Thanks for the reviews, everyone! I know it took forever to get this chapter up, but now, it is finally completed.

Remember, words enclosed with dashes indicate that a character is thinking/dreaming. Boromir's dream might seem somewhat familiar, but it is simply a glimpse into the future (in FOTR). It doesn't affect the plot in any important way...


Beregond dearly wished the hard stone walls of the room could melt away, allowing him to disappear from the cold eyes that seemed to bore through his head. It would be so much easier, running away from this scene, then facing the truth in the back of his mind. Yet escape was impossible, he realized, noting the iron grip upon his shoulder. Beregond winced momentarily, then began speaking in a shaking voice.

"Boromir......w-w-was down......near the g-g-g-gate," he stammered, "carrying Faramir. He did not appear that time......"

Denethor frowned. He realized that Beregond was attempting to speak slowly, using his words to stumble around the truth. The Steward wanted answers, now. "Where is Boromir?" he asked, a touch of anger ebbing into his tone of voice.

The boy paled. "The gate......closed.......I was there.....couldn't pull them both up the wall.....Boromir told me to take Faramir.....Haradrim....he was attacked." A rush of words fell from Beregond's mouth, fragmented pieces of a dark puzzle. It seemed impossibly unclear, even to Beregond himself, but somehow Denethor deciepered the horrible truth behind them.

"So Boromir....he is dead?" the Steward asked, his voice dropping to a whisper. "Killed by the Haradrim?"

Beregond began to nod, numbly; then stopped short at the expression on Denethor's face. "I saw him fall.....but perhaps........." He let his last words hang in the air, unable to finish them, for in his heart he could not find any real hope for Boromir. His gaze traveled to his feet, and remained there.

Denethor sighed deeply, seeming to age twenty years in the few moments that had passed. He realeased Beregond, and turned away, towards the healer that was caring for his last remaing son.

The sounds of the battle outside were audible, a constant reinforcer of the dispair that seemed to hang upon the White City.


Boromir lay upon the other side of the wall, the safe side. Around him, men were shouting as they aimed their flaming arrows at the invaders below. He tried to move, but somehow the message did not reach his numb arms and legs. Even the pain Boromir had felt only seconds before seemed to be fading.....

----- When Boromir came to his senses again, he found himself in the midst of a dimly lit forest. He heard the sound of a swift moving stream or river somewhere in the distance, yet he was unable to place it. Minas Tirith, and all the noise of battle seemed to have disappeared.

"Where am I?" Boromir wondered in his mind. "What has happened to the city, to my injuries, to Father? Where is Faramir?"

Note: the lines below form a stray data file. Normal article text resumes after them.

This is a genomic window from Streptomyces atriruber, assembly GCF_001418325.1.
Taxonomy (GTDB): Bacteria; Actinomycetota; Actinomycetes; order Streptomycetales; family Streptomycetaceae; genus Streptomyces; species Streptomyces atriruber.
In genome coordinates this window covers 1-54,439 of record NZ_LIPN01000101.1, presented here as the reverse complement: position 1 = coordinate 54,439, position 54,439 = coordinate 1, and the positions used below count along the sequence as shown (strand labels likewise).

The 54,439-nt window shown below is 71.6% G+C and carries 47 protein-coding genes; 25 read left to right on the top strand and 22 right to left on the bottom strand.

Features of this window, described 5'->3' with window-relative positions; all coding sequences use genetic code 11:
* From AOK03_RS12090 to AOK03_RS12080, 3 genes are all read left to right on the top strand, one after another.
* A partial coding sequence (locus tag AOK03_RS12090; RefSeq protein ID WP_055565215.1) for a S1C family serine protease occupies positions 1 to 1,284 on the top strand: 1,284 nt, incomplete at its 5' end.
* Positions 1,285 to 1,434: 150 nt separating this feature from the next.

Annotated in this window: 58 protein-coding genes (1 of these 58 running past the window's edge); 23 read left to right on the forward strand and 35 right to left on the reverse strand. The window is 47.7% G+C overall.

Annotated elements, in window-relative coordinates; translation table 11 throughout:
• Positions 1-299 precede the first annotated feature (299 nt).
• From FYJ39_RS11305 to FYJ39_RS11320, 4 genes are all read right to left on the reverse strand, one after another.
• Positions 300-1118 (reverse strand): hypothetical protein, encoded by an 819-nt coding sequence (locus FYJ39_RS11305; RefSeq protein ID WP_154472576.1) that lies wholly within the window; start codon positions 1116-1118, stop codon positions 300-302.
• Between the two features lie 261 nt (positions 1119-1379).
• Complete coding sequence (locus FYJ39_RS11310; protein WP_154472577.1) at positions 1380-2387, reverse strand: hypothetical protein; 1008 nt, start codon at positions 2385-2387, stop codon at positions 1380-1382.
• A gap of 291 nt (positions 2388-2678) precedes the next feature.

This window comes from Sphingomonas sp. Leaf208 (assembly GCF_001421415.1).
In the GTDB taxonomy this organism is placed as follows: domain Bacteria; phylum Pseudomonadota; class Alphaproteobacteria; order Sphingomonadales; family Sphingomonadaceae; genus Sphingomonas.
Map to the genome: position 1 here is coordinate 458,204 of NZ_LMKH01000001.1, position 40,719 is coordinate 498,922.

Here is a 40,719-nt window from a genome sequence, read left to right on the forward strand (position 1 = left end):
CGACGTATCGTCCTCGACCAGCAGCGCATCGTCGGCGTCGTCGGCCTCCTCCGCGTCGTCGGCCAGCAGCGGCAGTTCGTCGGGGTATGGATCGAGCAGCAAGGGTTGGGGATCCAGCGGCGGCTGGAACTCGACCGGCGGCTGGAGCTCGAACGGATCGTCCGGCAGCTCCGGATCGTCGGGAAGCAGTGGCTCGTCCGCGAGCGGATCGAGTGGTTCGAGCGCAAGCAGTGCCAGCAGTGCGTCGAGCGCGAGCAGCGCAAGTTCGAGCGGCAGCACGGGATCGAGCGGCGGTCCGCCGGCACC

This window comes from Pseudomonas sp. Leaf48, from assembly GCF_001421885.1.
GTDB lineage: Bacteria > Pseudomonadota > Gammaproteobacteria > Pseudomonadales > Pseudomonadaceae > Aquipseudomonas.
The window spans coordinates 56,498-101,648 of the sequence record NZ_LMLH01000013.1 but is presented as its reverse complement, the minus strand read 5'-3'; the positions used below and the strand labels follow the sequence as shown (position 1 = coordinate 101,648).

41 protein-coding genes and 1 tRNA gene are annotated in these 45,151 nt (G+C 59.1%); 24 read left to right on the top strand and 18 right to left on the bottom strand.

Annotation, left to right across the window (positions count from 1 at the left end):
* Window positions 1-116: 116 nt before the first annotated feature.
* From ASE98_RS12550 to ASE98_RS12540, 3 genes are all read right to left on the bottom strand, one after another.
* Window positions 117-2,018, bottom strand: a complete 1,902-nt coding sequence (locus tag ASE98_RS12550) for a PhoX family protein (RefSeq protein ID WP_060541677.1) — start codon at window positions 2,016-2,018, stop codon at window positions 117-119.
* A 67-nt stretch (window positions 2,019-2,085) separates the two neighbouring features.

He glanced around, bewildered. He had no memory of ever visiting such as place, yet it seemed familiar, somehow. Perhaps he was dreaming....

Suddenly, a strange sense of urgency seemed to overtake Boromir. He unsheathed a strange sword at his side, and broke into a run. A new thought made its way to the top of his muddled thoughts - someone was in danger, and he had to aid them.

But who could possibly be in danger here? He had already helped Faramir, and surely Beregond had brought his younger brother to safety. Who was there to rescue in this strangely familiar forest that would cause him to run so quickly, so desparately to their aid....... -------------

Boromir opened his eyes, awakening from his unsettling forest dream. He gasped when he attempted to move, and came to the painful realization that he back in the midst of the battle. Mere feet from where he lay, the boots of the attacking Haradrim were visible through the small hole in the wall, once covered by the grate. For a moment, Boromir paniked, expecting the see the evil attackers sliding through the opening that had been created; then common sense told him that their heavy weapons and armor would make it impossible to fit. It had indeed been a close fit for the boy himself.

However, as he struggled to continue thinking, he felt a throbbing sensation spread across his head. Ah, the blow from the Haradrim, he thought to himself. In his relief at his sudden escape, he had forgotten the near fatal blow he had been dealt. Now, the darkness was threatening to reclaim his thoughts. Boromir struggled to keep his senses, to focus on the shouts from the soldiers nearby, but he found himself fighting a losing battle. Slowly, he slipped back into a world of dreams...


Back in the house of the healers, Beregond was sitting on the floor, staring numbly at his feet, and refusing to answer any more questions aimed at him. The Steward had said nothing more, but a few others had been present, trying to coax information from the striken boy. However, all their words had no effect upon him, for he was lost deep within his own thoughts.

During this time, a faint glimmer of hope seemed to finally be making an appearance over the city. Though the attack from Harad had been brutal, killing hundreds of men, the attackers seemed to finally be giving up. In their desparation, the men from Gondor were doing anything possible to save the city, and the firceness they displayed was begining to wear down the enemy. There had even been a mention of retreat in the message a soldier delivered to Denethor.

Even for Faramir, death no longer seemed a fact. As the healer had stated before, the poison used on the Haradrim arrow was not extrememly potent, and though he had been exposed to it for a long time, he was responding to treatment. Perhaps the healer, fearing the wrath of Denethor, had found some way of curing the boy; or perhaps the Steward was right when he said Faramir was strong.